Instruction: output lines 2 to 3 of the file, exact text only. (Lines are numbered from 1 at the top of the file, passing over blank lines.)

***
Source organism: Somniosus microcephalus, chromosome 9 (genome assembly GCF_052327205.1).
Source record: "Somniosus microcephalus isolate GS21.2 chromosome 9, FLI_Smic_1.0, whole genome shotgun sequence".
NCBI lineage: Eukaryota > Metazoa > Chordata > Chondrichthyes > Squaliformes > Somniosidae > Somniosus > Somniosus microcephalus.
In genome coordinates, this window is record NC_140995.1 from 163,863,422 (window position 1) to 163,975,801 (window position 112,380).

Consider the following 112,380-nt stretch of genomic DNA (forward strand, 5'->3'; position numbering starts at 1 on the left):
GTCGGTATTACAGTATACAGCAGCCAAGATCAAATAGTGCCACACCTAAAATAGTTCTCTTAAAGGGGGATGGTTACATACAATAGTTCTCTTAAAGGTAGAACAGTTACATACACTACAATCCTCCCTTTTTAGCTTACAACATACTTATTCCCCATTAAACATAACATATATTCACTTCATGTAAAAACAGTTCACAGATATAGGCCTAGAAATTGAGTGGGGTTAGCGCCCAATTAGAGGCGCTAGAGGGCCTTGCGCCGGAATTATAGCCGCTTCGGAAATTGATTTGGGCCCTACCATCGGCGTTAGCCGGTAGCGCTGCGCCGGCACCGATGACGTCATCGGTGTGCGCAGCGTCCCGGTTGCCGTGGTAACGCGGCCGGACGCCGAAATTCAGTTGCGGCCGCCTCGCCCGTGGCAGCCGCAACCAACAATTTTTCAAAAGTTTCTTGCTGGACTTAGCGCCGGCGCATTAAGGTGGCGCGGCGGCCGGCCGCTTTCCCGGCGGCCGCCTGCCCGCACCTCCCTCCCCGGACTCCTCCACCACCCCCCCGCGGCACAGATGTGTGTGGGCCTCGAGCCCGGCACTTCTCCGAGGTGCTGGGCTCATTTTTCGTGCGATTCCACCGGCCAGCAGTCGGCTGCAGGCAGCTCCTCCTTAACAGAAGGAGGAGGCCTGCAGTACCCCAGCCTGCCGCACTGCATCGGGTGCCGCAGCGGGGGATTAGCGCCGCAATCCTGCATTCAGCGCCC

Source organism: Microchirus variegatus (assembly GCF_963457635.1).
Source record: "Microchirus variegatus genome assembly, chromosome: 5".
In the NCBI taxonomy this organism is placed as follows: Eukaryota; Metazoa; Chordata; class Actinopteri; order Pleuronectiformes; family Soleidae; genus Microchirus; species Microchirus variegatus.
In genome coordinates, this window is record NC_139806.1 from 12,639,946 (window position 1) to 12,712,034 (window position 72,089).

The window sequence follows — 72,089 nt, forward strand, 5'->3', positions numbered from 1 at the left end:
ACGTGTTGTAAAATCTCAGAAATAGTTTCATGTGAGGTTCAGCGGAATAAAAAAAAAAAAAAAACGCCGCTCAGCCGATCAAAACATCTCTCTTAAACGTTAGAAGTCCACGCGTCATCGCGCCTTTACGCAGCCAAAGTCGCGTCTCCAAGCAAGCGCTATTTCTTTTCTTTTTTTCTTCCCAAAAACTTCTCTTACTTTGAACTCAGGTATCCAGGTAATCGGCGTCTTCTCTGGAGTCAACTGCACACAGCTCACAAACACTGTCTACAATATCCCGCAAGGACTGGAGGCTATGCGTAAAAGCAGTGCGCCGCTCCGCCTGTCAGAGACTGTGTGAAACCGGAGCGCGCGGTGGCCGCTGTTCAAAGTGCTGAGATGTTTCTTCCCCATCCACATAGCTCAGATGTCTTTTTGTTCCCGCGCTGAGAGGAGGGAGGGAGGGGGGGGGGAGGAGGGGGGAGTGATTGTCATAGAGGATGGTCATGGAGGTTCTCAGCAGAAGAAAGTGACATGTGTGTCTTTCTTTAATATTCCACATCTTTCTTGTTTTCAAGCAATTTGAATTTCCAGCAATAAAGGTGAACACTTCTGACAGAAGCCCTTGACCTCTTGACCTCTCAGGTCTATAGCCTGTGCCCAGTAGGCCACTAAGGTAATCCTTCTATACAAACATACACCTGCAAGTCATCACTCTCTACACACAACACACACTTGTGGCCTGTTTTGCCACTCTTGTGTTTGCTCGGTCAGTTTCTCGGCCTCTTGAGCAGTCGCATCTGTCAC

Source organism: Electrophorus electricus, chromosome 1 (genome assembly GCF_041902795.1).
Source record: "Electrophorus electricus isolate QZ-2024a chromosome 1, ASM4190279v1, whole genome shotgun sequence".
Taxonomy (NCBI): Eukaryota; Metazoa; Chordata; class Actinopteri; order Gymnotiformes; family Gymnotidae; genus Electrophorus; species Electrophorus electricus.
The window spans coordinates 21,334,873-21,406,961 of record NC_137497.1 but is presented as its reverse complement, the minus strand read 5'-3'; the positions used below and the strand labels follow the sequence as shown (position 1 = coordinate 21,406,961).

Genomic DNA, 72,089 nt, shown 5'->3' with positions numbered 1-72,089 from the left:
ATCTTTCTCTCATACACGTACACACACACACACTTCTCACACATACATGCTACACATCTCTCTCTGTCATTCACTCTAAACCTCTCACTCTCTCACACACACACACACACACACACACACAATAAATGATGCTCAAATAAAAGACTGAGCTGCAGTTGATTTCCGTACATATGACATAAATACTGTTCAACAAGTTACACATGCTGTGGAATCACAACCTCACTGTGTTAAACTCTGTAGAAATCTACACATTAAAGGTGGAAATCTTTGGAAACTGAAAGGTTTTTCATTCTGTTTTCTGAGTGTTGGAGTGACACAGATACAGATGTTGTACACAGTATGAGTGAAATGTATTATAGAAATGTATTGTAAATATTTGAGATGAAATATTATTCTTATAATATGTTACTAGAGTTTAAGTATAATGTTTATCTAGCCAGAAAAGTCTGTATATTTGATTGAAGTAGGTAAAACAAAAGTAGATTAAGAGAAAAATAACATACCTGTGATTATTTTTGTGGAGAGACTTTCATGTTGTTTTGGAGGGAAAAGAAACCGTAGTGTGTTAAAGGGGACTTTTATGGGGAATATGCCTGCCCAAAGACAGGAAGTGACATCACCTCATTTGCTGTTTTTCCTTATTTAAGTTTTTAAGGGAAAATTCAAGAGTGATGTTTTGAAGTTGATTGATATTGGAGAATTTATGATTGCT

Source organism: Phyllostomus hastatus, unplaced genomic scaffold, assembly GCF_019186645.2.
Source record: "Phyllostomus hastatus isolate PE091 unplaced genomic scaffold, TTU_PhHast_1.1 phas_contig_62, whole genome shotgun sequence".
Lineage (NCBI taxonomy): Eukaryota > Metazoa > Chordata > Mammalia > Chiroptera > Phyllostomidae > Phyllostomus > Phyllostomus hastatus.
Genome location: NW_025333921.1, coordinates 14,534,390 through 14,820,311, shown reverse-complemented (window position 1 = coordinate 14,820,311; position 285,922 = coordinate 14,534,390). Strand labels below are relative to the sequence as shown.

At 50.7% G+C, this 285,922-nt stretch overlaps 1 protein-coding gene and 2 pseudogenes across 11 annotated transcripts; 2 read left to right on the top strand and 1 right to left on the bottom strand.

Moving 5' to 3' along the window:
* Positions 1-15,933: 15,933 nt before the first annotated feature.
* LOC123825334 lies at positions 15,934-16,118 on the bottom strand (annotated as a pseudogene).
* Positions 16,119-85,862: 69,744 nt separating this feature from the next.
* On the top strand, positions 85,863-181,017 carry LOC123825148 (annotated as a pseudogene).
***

Source record: "Somniosus microcephalus isolate GS21.2 chromosome 9, FLI_Smic_1.0, whole genome shotgun sequence".
NCBI lineage: Eukaryota > Metazoa > Chordata > Chondrichthyes > Squaliformes > Somniosidae > Somniosus > Somniosus microcephalus.